A normal spine has a slight C-shaped curve in front of the body (neck area) and an opposite-facing, “lordotic” curve in the back. The term kyphosis refers to any spinal curvature that bends excessively outwards, away from the body’s center, including any excessive curvature that affects the cervical spine (neck).
More commonly seen in older women, cervical kyphosis is an exaggerated kyphotic curve in the cervical spine that gives the upper back a rounded-forward appearance. When you have cervical spine kyphosis, developing the best treatment program starts with understanding the type and severity of kyphotic abnormality you have.
How is Cervical Kyphosis Diagnosed?
Cervical kyphosis can mean your neck is either abnormally straight (military neck) or bent slightly forward. As opposed to the other types of cervical kyphosis, people with military neck look like they are “standing at attention.”
Determining the root cause of your cervical kyphosis will require a complete medical history and comprehensive physical examination. That initial spine consultation will allow your doctor to evaluate factors like neck function, pain, and tenderness.
You may also be asked to undergo additional testing that examines the nerves that leave the spine. Those tests might be ordered to determine if you have numbness in your arms and hands, or to test your reflexes, the strength of arm, leg, and hand muscles, or to identify any signs of nerve irritation.
Kyphosis typically presents as a curvature of the spine measuring 50 degrees or greater on an X-ray. Radiology techniques like X-rays are a powerful diagnostic tool for detecting spinal deformities because they clearly show the bones of the cervical spine, while most soft tissue structures like nerves, discs, and muscles do not show up.
X-rays can show problems that affect the bones, such as fractures, tumors, or infection, and reveal the level of spine degeneration that occurred. When you have cervical kyphosis, the pictures resulting from X-rays can tell your doctor a great deal about your spinal deformity and what is causing it.
Causes of Cervical Kyphosis
As a condition that can develop in children and adults, cervical kyphosis may be caused by:
In these instances, the problem results from the effects of medical treatment, such as radiation or surgery. Kyphosis following laminectomy surgery is common and happens more frequently with children rather than adults. An iatrogenic cervical kyphosis can also occur after a failed cervical spine fusion.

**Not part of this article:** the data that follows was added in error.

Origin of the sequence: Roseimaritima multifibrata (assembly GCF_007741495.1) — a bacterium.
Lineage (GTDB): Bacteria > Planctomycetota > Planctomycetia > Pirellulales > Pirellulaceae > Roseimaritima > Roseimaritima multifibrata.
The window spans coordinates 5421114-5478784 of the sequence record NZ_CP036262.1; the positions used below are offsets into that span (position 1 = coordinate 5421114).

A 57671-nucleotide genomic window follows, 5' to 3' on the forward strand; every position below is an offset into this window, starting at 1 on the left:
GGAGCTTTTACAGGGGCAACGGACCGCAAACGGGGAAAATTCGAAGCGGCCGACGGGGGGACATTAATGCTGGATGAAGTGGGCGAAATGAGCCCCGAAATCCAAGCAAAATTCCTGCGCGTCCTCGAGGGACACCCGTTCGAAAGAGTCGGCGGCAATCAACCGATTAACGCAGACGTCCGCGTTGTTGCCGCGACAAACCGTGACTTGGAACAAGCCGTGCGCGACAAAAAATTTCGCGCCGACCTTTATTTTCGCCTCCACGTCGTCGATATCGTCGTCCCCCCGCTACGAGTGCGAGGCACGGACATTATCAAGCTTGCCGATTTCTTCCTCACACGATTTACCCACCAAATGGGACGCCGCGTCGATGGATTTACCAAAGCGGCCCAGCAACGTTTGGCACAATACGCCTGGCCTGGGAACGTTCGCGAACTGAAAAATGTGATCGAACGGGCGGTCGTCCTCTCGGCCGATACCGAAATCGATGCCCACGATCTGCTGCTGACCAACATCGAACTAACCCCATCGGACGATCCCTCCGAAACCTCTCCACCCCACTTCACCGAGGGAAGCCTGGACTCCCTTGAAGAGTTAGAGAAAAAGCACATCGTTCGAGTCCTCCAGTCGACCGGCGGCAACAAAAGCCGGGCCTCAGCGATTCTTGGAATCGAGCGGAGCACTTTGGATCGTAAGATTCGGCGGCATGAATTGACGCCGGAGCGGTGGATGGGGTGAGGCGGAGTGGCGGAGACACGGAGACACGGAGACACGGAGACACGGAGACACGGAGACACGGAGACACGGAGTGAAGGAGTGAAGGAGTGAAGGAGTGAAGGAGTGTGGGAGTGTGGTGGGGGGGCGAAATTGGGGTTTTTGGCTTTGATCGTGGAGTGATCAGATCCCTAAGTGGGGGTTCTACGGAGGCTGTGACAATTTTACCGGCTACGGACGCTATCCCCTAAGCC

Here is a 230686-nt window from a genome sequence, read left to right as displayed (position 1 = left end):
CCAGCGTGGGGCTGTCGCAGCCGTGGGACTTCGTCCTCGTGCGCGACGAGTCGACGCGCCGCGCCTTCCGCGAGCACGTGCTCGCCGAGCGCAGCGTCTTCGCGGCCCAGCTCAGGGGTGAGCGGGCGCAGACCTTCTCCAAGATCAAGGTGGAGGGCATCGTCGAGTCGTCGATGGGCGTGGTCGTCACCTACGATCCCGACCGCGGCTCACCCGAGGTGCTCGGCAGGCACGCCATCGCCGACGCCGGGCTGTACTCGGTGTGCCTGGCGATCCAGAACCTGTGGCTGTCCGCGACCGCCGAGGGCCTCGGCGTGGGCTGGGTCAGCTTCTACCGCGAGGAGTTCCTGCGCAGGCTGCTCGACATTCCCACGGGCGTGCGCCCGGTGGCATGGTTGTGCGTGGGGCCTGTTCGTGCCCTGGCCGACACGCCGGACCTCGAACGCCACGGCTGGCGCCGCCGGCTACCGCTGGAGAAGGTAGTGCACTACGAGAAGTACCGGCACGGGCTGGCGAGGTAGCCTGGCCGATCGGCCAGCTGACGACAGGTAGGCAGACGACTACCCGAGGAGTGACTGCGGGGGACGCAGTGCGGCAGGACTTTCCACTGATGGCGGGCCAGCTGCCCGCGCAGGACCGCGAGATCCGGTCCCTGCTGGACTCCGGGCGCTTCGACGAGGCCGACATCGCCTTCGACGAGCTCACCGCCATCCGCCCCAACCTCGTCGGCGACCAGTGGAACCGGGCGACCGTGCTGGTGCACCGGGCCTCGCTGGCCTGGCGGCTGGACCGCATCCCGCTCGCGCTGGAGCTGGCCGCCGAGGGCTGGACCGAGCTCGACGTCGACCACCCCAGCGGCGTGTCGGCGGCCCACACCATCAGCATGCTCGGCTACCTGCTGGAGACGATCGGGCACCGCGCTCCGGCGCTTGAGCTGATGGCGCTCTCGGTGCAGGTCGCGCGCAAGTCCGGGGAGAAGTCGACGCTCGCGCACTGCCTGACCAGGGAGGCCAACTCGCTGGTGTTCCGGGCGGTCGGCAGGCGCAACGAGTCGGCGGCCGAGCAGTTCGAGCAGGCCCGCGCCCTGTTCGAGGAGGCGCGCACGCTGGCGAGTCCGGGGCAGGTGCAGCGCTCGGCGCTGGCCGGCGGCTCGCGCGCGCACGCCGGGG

Degenerative disc disease
In older adults, the wear and tear of aging on vertebra discs can cause them to collapse. As the discs collapse and grow thinner, each disc head tilts forward, and the neck begins to curve forward too. As the weight of the patient’s head causes an imbalance that pushes the neck increasingly forward, the process of degeneration may continue for years— resulting in kyphosis.
A congenital defect
Congenital kyphosis is a structural condition that develops before birth due to issues of bone malformation within the spine itself. Although infants are born with congenital kyphosis, the condition can progress with age, growth, and development. Kyphosis in children can also be associated with specific syndromes, such as Ehlers-Danlos syndrome and Marfan syndrome.
That’s why being proactive with treatment is essential for counteracting the curvature’s tendency to progress with growth. Based on the child’s age, treatments for congenital kyphosis may include kyphosis-specific chiropractic care, physical therapy, and, when indicated, a cervical kyphosis brace.
Sometimes kyphosis is the result of a traumatic injury to the cervical spine. For example, a sports injury or motor vehicle accident can cause a compression fracture of the neck vertebrae. In some cases, the vertebral body reforms in the shape of a wedge as the fracture heals.
The resulting imbalance can result in an increased forward curvature of the neck. If the trauma-induced kyphosis becomes bad enough, it can narrow the spinal canal, resulting in a condition known as spinal stenosis.
Other cervical kyphosis causes include:
- Metabolic problems
- Neuromuscular conditions
- Poor posture (Postural Kyphosis, the most common type in adolescents)
- Osteogenesis Imperfecta (brittle bone disease)
- Spina bifida
- Cancer and cancer treatments